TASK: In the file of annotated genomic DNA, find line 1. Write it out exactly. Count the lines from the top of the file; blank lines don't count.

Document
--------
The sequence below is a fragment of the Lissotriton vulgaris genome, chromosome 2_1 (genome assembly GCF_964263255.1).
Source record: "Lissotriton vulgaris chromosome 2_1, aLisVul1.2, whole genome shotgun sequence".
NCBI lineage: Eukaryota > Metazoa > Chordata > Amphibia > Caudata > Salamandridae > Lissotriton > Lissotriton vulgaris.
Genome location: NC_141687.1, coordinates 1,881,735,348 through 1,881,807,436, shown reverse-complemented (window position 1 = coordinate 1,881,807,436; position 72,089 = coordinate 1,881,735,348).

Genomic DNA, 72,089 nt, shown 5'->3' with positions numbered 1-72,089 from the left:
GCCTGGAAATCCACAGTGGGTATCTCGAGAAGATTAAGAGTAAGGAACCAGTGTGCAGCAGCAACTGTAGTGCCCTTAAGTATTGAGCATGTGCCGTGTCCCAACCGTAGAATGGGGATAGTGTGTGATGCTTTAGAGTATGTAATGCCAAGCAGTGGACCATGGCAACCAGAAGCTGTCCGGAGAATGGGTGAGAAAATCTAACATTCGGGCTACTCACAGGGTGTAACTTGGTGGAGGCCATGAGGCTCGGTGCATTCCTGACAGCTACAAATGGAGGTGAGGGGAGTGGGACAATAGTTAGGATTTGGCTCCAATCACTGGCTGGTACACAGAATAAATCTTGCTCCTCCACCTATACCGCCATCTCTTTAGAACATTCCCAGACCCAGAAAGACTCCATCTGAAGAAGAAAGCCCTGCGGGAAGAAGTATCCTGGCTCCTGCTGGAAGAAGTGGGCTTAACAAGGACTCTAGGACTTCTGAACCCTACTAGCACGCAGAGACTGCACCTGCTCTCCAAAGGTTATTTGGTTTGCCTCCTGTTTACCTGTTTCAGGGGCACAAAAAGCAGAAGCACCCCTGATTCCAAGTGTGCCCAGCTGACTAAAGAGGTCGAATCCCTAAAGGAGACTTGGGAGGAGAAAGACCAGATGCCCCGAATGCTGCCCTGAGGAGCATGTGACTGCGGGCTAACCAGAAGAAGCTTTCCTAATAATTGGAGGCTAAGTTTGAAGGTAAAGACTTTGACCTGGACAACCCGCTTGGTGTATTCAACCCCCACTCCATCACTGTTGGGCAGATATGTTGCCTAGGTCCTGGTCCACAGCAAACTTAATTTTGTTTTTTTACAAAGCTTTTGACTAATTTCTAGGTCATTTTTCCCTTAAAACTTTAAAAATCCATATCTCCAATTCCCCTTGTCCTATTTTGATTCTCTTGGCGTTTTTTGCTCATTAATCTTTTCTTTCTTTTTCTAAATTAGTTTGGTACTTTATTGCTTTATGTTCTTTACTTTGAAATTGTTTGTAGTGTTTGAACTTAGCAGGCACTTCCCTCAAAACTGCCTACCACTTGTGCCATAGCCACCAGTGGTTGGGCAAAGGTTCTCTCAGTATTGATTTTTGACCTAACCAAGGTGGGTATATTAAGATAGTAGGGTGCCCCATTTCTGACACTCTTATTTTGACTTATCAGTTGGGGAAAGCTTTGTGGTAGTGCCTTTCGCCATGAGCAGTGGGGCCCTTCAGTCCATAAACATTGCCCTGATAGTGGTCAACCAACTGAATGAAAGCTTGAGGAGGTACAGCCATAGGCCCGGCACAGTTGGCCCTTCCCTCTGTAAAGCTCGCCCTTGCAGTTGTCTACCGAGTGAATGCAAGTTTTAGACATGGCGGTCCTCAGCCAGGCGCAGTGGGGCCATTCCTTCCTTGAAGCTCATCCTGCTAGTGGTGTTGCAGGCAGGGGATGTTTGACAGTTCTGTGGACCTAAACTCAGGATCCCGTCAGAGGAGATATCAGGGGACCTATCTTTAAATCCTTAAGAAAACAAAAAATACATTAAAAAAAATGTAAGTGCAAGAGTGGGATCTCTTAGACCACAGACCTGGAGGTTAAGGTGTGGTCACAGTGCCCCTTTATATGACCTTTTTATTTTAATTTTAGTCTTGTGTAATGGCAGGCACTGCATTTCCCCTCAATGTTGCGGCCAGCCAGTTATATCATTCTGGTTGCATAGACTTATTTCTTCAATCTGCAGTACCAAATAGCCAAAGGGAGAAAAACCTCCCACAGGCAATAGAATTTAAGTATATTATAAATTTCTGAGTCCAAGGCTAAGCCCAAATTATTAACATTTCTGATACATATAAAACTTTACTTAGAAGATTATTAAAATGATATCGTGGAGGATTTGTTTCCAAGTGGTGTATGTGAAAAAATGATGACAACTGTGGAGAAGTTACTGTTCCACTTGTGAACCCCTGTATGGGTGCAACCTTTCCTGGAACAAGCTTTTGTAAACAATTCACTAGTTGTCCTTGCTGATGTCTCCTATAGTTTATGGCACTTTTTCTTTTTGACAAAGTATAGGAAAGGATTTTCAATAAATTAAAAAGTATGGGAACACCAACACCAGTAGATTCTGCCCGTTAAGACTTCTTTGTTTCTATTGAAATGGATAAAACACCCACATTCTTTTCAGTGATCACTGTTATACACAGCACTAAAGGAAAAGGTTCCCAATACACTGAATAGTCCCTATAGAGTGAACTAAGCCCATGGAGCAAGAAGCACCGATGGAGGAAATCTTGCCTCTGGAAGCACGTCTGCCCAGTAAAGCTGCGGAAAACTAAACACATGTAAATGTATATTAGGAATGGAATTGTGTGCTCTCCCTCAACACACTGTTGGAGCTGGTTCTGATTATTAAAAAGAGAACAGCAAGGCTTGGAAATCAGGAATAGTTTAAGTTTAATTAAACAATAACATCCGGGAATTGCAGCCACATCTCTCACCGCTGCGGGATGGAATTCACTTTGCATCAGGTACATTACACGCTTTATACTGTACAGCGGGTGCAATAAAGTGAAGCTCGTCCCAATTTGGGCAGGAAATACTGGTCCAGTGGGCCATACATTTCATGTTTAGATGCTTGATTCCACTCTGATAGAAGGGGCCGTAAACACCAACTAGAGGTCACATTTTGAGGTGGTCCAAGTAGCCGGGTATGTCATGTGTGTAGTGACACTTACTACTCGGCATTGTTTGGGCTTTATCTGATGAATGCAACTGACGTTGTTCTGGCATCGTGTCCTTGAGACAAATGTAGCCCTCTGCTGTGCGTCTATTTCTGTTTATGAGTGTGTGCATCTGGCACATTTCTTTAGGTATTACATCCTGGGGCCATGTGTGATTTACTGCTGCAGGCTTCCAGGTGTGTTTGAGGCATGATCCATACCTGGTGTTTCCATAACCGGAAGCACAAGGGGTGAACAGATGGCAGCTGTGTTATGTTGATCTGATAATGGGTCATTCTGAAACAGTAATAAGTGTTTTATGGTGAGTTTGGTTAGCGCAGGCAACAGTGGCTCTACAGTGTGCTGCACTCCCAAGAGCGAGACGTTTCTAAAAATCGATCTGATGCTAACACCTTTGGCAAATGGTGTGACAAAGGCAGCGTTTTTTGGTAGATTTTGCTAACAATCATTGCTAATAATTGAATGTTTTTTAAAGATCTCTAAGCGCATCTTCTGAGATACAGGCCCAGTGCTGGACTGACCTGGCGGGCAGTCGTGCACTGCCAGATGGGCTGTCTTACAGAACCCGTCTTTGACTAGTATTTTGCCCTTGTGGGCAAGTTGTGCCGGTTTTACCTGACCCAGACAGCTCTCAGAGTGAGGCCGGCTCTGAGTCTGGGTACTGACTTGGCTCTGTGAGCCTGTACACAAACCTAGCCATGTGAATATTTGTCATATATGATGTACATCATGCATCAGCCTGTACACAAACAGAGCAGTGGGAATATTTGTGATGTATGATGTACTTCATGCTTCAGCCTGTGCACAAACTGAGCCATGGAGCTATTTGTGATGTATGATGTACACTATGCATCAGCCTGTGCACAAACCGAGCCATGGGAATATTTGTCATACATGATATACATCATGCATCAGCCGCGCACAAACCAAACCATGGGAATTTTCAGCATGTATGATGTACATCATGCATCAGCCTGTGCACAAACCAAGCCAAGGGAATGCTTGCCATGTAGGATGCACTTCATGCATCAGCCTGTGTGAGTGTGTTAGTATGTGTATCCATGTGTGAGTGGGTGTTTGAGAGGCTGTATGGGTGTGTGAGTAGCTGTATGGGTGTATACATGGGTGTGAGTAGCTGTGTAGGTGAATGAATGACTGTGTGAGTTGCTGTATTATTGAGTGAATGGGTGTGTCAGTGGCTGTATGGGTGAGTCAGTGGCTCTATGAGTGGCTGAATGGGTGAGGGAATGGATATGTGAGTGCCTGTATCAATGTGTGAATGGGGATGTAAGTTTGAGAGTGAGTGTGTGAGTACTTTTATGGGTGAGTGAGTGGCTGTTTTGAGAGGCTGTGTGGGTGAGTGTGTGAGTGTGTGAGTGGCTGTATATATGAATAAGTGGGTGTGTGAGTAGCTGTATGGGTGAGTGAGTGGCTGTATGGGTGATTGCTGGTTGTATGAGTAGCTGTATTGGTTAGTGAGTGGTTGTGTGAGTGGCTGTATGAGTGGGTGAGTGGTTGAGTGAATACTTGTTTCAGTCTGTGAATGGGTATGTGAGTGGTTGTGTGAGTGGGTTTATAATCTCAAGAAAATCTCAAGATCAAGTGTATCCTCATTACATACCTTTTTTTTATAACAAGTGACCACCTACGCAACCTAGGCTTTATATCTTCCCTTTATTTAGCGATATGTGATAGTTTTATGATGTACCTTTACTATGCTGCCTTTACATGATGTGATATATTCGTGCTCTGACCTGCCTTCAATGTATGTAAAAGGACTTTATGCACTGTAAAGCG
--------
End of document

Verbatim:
The sequence below is a fragment of the Lissotriton vulgaris genome, chromosome 2_1 (genome assembly GCF_964263255.1).